The premature mortality of individuals with depression is an alarming public health concern. Physical exercise may help address this concern, but it represents an underutilized intervention despite substantial evidence documenting its numerous physical benefits. Exercise can simultaneously tackle several mechanisms that likely lead to premature mortality in this population. Moreover, if it is prescribed, delivered, and supported correctly, exercise can be as effective as other first-line treatments in reducing depressive symptoms, while being mostly free of adverse side-effects.
Dr Murri is assistant professor, Department of Neuroscience, University of Ferrara, Parma, Italy; Dr Ekkekakis is professor, Department of Kinesiology, Iowa State University, Ames, IA. The authors report no conflicts of interest concerning the subject matter of this article.
1. Machado MO, Veronese N, Sanches M, et al. The association of depression and all-cause and cause-specific mortality: An umbrella review of systematic reviews and meta-analyses. BMC Med. 2018;16:1-13.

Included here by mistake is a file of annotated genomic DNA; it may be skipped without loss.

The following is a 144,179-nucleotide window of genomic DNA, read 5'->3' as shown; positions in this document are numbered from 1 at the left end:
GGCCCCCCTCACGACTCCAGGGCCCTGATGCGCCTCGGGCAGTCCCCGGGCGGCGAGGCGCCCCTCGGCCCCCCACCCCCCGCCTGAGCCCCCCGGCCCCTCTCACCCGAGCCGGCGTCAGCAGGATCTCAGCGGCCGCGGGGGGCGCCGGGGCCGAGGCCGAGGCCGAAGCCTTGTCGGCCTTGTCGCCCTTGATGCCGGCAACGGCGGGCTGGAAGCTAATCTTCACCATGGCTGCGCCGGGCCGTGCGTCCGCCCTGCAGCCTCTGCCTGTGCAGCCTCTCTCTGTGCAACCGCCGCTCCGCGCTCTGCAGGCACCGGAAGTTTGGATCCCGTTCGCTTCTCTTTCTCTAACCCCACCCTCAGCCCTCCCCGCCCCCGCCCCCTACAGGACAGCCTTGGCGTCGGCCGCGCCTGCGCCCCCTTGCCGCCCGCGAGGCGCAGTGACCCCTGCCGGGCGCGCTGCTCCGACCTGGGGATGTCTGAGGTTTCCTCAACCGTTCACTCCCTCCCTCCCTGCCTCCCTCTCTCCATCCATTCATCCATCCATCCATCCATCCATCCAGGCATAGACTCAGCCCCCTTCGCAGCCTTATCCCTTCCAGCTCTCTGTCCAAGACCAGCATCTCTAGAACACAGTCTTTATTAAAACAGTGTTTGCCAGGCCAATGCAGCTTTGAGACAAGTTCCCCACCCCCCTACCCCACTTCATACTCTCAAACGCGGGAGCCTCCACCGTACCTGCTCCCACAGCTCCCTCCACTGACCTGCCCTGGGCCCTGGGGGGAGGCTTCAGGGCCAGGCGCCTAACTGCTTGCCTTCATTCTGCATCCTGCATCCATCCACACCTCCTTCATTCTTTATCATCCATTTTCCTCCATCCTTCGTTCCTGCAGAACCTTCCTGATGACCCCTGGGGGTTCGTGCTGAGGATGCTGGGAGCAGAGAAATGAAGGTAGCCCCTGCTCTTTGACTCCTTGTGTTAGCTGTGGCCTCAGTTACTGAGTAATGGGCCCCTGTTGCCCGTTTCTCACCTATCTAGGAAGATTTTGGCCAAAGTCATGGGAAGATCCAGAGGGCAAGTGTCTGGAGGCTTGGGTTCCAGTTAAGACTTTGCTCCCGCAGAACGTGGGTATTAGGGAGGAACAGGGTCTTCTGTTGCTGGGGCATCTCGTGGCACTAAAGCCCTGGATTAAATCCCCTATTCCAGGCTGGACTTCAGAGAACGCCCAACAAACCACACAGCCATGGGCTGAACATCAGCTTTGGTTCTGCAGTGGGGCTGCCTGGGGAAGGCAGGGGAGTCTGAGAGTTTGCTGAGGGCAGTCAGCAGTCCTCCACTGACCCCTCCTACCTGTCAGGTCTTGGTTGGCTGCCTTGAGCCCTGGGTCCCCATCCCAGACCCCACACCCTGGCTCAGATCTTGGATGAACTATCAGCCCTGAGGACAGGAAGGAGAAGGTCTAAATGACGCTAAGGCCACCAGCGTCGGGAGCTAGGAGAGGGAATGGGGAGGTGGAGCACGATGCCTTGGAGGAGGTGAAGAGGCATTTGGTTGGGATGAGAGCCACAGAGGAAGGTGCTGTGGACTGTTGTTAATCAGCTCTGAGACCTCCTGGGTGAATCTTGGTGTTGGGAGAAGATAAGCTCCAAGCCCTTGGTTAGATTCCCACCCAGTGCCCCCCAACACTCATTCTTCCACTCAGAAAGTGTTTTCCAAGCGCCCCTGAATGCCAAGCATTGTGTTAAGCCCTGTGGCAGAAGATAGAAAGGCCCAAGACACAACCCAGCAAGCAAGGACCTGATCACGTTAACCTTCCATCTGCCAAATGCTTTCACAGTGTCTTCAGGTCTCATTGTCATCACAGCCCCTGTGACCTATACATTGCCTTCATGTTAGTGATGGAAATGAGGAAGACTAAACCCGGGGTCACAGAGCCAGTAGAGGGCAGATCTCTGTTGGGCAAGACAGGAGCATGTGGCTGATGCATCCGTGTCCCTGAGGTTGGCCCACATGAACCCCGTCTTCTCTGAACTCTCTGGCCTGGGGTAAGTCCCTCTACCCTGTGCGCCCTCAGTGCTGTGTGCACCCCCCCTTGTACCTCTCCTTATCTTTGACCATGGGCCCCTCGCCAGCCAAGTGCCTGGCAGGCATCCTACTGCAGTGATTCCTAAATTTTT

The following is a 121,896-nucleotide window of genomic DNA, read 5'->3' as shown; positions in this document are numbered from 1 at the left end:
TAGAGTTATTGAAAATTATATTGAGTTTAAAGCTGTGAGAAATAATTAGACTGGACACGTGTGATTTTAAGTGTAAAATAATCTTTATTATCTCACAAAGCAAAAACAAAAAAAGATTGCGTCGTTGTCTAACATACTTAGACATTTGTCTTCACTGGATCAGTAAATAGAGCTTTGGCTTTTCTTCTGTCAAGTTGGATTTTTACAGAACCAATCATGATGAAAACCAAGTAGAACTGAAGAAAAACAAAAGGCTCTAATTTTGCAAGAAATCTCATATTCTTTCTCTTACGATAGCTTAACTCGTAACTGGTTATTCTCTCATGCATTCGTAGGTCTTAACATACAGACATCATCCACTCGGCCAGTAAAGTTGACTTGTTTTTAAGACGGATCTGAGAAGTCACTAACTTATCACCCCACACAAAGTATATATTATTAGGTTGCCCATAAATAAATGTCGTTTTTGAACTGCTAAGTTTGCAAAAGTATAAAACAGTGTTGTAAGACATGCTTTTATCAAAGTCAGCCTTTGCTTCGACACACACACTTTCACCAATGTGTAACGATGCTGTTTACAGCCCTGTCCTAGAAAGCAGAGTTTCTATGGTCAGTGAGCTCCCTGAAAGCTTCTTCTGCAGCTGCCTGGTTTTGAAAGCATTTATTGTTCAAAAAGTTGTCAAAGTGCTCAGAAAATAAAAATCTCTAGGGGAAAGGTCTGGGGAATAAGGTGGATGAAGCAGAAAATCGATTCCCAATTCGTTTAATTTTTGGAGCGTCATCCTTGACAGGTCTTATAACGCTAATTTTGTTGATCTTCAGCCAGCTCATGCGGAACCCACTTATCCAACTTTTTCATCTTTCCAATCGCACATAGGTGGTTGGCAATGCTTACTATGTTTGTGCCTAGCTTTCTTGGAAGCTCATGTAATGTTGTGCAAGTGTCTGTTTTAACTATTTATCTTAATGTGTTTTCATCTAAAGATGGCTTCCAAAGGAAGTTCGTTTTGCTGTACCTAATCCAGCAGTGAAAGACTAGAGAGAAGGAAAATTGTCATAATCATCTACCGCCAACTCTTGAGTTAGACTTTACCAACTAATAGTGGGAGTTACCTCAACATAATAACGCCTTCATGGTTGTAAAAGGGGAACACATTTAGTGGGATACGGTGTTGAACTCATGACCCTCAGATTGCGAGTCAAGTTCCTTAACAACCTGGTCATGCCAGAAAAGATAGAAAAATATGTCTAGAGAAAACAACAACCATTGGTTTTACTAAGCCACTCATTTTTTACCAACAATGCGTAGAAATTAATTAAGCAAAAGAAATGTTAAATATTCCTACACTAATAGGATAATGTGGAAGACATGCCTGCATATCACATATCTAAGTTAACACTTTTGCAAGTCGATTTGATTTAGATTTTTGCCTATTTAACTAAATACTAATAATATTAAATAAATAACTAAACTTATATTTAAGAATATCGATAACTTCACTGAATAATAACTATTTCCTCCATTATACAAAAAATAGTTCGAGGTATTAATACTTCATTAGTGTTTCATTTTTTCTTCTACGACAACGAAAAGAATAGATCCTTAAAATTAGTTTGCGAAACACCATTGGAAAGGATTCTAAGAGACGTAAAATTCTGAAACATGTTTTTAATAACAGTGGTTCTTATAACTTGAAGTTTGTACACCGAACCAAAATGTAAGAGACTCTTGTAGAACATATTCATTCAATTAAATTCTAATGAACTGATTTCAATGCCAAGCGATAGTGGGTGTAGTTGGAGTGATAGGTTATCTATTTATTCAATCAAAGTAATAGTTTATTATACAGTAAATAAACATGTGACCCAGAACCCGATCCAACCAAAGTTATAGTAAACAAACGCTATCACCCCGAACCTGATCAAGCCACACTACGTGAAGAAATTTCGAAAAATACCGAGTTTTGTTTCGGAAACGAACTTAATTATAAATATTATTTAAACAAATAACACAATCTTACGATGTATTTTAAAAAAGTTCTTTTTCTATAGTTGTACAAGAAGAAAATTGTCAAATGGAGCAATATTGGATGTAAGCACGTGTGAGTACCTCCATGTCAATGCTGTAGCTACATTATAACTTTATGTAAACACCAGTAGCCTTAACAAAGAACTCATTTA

2. Schuch F, Vancampfort D, Firth J, et al. Physical activity and sedentary behavior in people with major depressive disorder: A systematic review and meta-analysis. J Affect Disord. 2017;210:139-150.
3. Lieberman DE. Is EExercise Really Medicine? An evolutionary perspective. Curr Sports Med Rep. 2015;14:313-319.
4. Magutah K, Thairu K, Patel N. Effect of short moderate intensity exercise bouts on cardiovascular function and maximal oxygen consumption in sedentary older adults. BMJ Open Sport Exerc Med. 2020;6.
5. Ekkekakis P, Vazou S, Bixby WR, Georgiadis E. The mysterious case of the public health guideline that is (almost) entirely ignored: call for a research agenda on the causes of the extreme avoidance of physical activity in obesity. Obes Rev. 2016;17:313-329.
6. Chen C, Nakagawa S, An Y, Ito K, Kitaichi Y, Kusumi I. The exercise-glucocorticoid paradox: how exercise is beneficial to cognition, mood, and the brain while increasing glucocorticoid levels. Front Neuroendocrinol. 2017;44:83-102.